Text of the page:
Netflix: The Good, The Bad, The Ugly

| About: Netflix, Inc. (NFLX)
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On Monday afternoon, Netflix (NASDAQ:NFLX) released its much anticipated first quarter earnings report. Results were mostly good, but the less than impressive guidance sent shares plunging in after hours trading. So what happened? Well, let's look at what they reported.

The Good:

Netflix actually did pretty good in Q1, and I've summarized their results versus their guidance (from the Q4 report) in the following table.

Domestic Streaming Guidance Actual
Total Subscriptions 22.8m to 23.6m 23.41m
Paid Subscriptions 21.5m to $22.3m 22.02m
Revenue $496m to $511m $507m
Contribution Profit $50m to $64m $67m
Domestic DVD Guidance Actual
Total Subscriptions 9.4m to 10.0m 10.09m
Paid Subscriptions 9.3m to 9.9m 9.96m
Revenue $308m to $322m $320m
Contribution Profit $139m to $154m $146m
International Streaming Guidance Actual
Total Subscriptions 2.5m to 3.1m 3.07m
Paid Subscriptions 1.9m to 2.45m 2.41m
Revenue $38m to $44m $43m
Contribution Profit ($118m) to ($108m) ($103m)
Consolidated Global Guidance Actual
Revenues $842m to $877m $870m
Net Income ($27m) to ($9m) ($5m)
EPS ($0.46) to ($0.19) ($0.08)

Most of the actual results were at the high end of the ranges, with some actually beating the upper end of the range. Netflix was at the high end of their revenue range, coming in at just under $870 million, slightly ahead of street estimates of $868.6 million. Their earnings per share loss was just 8 cents, much better than their expected range, and much better than the 27 cent loss the street was expecting.

The Bad:

Well, it is not good to lose money, but the issue has become more than just profits or losses. It is a matter of margins. Here is Netflix's three primary margins in recent quarters.

Margins 3Q 2010 4Q 2010 1Q 2011 2Q 2011
Gross 37.73% 34.42% 39.02% 37.87%
Operating 12.56% 13.16% 14.23% 14.60%
Profit 6.86% 7.90% 8.38% 8.65%
Margins 3Q 2011 4Q 2011 1Q 2012
Gross 34.71% 34.31% 28.27%
Operating 11.78% 8.09% -0.22%
Profit 7.60% 4.65% -0.53%

Gross margins were down more than 6 full percentage points over the fourth quarter, but if you look to a year ago, they were down 10.75 percentage points, a huge drop. Now, we expect that operating and profit margins will improve in Q2, perhaps both swinging back to positives, but they probably will still be below the 4th quarter numbers, and that may be a sign of things to come.

What has been the biggest problem? Well, let's look at Netflix's costs. The following table shows their five key income statement expense lines, as a percentage of revenues.

Expenses Q1 2011 Q2 2011 Q3 2011 Q4 2011 Q1 2012
Subscription 52.47% 54.30% 57.41% 58.54% 64.84%
Fulfillment expenses 8.51% 7.83% 7.88% 7.15% 6.89%
Marketing 14.51% 12.04% 10.84% 13.05% 15.62%
Technology and development 7.08% 7.34% 8.45% 9.23% 9.52%
General and administrative 3.20% 3.89% 3.63% 3.94% 3.34%
Total 85.77% 85.40% 88.22% 91.91% 100.22%

It's not a good sign when your five costs are more than your revenues. That does not work. Also, subscription expenses are rising quickly. Subscription costs were up 10.03% over the fourth quarter, while revenues were down 0.66% over that time. In comparison to the first quarter of 2011, subscription costs were up 49.61%, while revenues were up just 21.05%. Does anyone think this is a sustainable business model? It doesn't seem that way. It also didn't help that their "interest and other income" line on the income statement, which had been producing between $800,000 and $1.7 million in pre-tax income per quarter, turned to a loss in the fourth quarter and lost them $116,000 this quarter. It doesn't sound like much, but that has costs them a couple of pennies per share in earnings for each quarter lately.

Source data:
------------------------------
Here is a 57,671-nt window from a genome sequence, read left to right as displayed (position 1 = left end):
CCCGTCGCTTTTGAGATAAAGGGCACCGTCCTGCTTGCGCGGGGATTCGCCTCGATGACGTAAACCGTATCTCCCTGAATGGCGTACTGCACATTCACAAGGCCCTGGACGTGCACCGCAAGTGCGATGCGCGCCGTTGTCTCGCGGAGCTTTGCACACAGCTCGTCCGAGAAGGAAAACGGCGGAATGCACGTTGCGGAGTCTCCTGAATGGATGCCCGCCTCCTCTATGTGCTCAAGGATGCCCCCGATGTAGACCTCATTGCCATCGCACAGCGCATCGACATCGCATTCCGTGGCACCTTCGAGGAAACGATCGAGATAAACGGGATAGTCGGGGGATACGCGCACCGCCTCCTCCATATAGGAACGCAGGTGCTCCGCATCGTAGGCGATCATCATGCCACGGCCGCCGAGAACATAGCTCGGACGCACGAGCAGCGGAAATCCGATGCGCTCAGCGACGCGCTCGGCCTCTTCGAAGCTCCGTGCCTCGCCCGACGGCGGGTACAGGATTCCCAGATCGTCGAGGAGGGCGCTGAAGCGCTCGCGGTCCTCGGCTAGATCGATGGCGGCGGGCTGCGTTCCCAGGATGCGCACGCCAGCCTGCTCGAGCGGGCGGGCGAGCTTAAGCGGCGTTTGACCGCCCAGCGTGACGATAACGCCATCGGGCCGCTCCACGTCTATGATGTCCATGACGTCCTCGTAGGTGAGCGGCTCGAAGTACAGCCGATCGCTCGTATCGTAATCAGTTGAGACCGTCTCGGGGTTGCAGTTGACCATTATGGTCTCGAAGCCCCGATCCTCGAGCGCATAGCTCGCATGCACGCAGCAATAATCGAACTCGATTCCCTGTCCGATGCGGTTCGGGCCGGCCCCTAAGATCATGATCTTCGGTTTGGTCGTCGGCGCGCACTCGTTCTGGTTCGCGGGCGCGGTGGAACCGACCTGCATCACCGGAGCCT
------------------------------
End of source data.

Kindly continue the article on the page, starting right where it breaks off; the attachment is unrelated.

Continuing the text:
Why have some of these expenses risen? Well, Netflix is facing a ton of competition. When Netflix decided to abandon their very profitable DVD business, Coinstar (NASDAQ:CSTR) was extremely happy. Coinstar, which owns the Redbox movie rental kiosk system, which is available at grocery stores and other locations, has seen Redbox sales soar. A few months ago, Coinstar announced a partnership with Verizon (NYSE:VZ), which will build on the Redbox success, and further plant their dominance in the DVD business. On the flip side, Netflix is letting its DVD business die off. When you have increased competition, your marketing costs are higher, and usually, your technology expenses are too.

Netflix needs to spend more to keep its technology up to date and ahead of the competition, so technology expenses have risen. On the streaming side, Netflix does face some competition from Amazon (NASDAQ:AMZN). Not only does Amazon have Prime, which features several thousand pieces of online content for viewing, but Amazon has a subsidiary called Love Films which competes with Netflix in the UK. Amazon is obviously a huge company, and Coinstar when partnered with Verizon will be a huge force. Netflix, whether it sees the competition or not, will be forced to spend more on marketing, which will keep margins under pressure as well.

The Bad, Part 2:

Netflix's financial flexibility is in question as well. Despite a decent quarter, their financial condition did not really improve. Actually, in some respects, it got worse. Here's how some financial metrics have looked in recent quarters.

Financial Health 4Q 2010 1Q 2011 2Q 2011 3Q 2011 4Q 2011 1Q 2012
Current Ratio 1.65 1.47 1.33 1.23 1.50 1.42
Debt Ratio 70.45% 74.71% 78.73% 80.20% 78.85% 80.94%
Working Capital $252,388 $231,284 $239,230 $222,147 $611,315 $612,075

The current ratio came down a bit in the quarter, and the debt ratio (liabilities to assets) also got worse. Working capital stayed flat. Now, Netflix has greatly increased the size of its balance sheet. A year ago, Netflix had less than $1.1 billion in total assets. As of the end of March, it had $3.48 billion in total assets. Over that time, total liabilities have increased from $814.5 million to $2.817 billion.

Now, I submitted a question to the company for its conference call, asking about their convertible debt. If you go back to November, they raised $400 million. Half of that, $200 million, was purely selling stock. The other $200 million was zero coupon convertible debt, which, if conditions were met, could be converted after 6 months. My question to the company asked if they expected a conversion of that debt, and basically what the terms of the conversion were.

Netflix answered my question during the call with the following: